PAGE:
Results of variety trials for soft red winter wheat grown in seven locations across Missouri are now available on the Internet from the University of Missouri.
The statewide yield average was 55.7 bushels per acre, down 6.6 bushels from 2001 yields. The average was down 15.3 bushels from record-setting 63 bushels per acre in 1997.
Yields in the official variety comparisons reflect the many problems with weather and disease faced by wheat farmers this year, said Anne McKendry, MU wheat breeder who conducts the annual tests.
Missouri test locations were Charleston and Portageville in the Bootheel; Lamar and Mount Vernon in the southwest area; Trenton and Novelty in north Missouri and Columbia.
Complete results from every site can be seen on the MU Agricultural Electronic Bulletin Board. The Web address is: http://agebb.missouri.edu/cropperf/. Printed books are available at University Outreach and Extension centers in each county.
The best yield average at an individual site was 75 bushels per acre at Trenton. The lowest average was at Lamar with 39 bushels. The two southeastern locations together averaged 58.5 bushels.
The winter weather was milder than usual with little snow cover. Early crop reports coming out of the winter indicated a possible record-breaking state yield.
However, spring weather was not good for wheat, McKendry said. Temperatures dropped into the single digits and low teens, causing frost damage. Temperatures, overall, averaged 3 to 4 degrees below normal statewide. May was the second wettest month on record with up to twice the normal rainfall.
“Rain and high humidity when the wheat is flowering encourages Fusarium fungus, or scab, in the seed heads,” McKendry said. Scab reduces yields and results in lighter test weight, or pounds per bushel.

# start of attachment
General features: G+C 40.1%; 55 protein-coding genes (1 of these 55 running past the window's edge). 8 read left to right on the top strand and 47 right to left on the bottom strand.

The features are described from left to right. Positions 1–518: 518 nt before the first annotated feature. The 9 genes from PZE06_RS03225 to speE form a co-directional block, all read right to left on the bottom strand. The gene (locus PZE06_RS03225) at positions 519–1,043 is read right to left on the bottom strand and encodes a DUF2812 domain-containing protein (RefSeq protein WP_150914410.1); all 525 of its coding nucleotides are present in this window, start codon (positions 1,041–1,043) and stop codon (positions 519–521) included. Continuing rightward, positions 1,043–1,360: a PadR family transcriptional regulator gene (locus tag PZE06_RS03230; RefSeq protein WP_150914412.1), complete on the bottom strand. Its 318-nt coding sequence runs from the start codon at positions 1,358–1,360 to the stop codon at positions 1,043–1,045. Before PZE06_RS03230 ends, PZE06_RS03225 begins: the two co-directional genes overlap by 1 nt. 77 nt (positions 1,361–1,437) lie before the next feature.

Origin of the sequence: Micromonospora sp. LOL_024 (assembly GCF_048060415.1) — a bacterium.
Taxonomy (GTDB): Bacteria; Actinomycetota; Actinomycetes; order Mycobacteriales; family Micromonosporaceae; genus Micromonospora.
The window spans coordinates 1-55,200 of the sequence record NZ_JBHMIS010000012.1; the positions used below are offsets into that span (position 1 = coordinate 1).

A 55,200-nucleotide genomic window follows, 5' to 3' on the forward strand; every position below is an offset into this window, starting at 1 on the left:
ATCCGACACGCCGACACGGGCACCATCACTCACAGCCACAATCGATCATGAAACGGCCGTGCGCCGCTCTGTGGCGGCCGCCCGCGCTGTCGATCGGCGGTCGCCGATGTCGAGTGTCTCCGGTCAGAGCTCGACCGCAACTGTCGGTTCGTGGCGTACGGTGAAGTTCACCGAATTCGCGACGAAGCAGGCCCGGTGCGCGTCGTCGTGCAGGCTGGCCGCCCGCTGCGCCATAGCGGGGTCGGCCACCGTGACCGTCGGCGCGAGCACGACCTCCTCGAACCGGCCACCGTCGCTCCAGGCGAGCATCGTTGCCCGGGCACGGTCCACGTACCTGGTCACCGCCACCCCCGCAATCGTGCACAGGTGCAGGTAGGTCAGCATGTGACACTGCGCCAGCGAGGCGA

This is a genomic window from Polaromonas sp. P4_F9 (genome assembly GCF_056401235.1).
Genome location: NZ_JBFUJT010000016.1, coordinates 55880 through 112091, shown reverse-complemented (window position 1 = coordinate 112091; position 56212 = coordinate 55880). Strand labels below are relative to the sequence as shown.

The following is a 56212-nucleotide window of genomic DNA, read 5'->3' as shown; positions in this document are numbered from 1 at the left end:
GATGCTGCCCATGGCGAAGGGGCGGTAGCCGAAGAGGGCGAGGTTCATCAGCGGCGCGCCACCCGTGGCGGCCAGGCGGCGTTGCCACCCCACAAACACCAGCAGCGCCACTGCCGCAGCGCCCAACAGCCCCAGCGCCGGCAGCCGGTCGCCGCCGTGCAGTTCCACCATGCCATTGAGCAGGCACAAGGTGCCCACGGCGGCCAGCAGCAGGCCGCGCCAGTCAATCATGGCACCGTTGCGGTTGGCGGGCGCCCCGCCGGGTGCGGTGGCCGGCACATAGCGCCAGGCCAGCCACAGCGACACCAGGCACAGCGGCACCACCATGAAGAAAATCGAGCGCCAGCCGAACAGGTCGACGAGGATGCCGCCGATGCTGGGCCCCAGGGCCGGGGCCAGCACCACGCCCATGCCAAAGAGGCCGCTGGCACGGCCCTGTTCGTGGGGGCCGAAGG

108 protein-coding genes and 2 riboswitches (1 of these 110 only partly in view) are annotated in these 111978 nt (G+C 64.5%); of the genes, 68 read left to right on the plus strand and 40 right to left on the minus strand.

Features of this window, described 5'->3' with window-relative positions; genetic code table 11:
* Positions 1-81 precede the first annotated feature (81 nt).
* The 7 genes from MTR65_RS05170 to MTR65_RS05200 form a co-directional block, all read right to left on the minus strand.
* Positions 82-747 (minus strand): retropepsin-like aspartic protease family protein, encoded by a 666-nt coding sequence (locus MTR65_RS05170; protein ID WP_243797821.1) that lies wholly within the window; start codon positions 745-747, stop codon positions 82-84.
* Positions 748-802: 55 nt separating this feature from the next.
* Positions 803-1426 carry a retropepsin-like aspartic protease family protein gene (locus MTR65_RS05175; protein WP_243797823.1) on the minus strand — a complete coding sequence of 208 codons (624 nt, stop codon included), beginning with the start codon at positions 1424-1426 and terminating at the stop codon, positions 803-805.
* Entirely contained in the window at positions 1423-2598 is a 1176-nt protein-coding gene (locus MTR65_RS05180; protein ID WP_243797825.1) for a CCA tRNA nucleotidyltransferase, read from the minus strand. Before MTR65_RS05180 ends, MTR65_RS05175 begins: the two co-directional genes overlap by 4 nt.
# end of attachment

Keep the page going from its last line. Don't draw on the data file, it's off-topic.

Test weight is an important buying criterion for millers.
Barley yellow dwarf, a disease spread by aphids eating on the plants in the fall, also reduced wheat yields. The disease causes wheat leaves to turn yellow at the time the wheat heads are filling. Reduced chlorophyll in the leaves cuts the efficiency of plant growth.
“The warm, dry weather in the fall and the mild winter may have contributed to the barley yellow dwarf,” McKendry said.
Other diseases, including wheat streak mosaic virus and stripe rust, also hit the growing plants in some locations.
A year of heavy disease pressures helps separate out the best varieties, McKendry said.
The top-yielding variety in the statewide test was an experimental variety being developed at MU. Scab resistance is among its main features. The variety, currently known as MO 980725, averaged 64.3 bushels per acre statewide and more than 80 bushels per acre in the test at Trenton.
Five commercial varieties produced results that were slightly lower but not statistically different from the top-yielding variety. They are: Excel 400, MFA Brand 766, Lewis 864, MFA Brand 1828, and MFA Brand 766. Two other MU experimental lines also were in the top group.
McKendry said that two of the MU lines possibly would be named and released to foundation growers in the Missouri Seed Improvement Association this fall. Seed will be not be available to certified growers until 2003.
Wheat breeders from other states also enter newly developed lines in the state variety trial. Most of the entries come from commercial seed companies that pay fees to finance the testing program.
The MU variety trials give wheat farmers an unbiased source of information to use in selecting seed for planting this year. Winter wheat is seeded in the fall, usually in September, and harvested the following year, usually in late June or early July.
Producers using the tests often look first at the yield, McKendry said. But other factors should also be considered in selecting a variety to plant.
The published report shows ratings on disease, winter survival, lodging (falling over), plant height, heading date, test weight and grain moisture content.
Producers using the results should look first at the results from plots nearest to their location, McKendry said.
Because of budget cutbacks this year, copies of the variety trial book will not be mailed to wheat growers in the state. Main distribution will be through the Internet. Printed copies can be obtained at the Extension offices or from MU Extension Publications at 800-292-0969.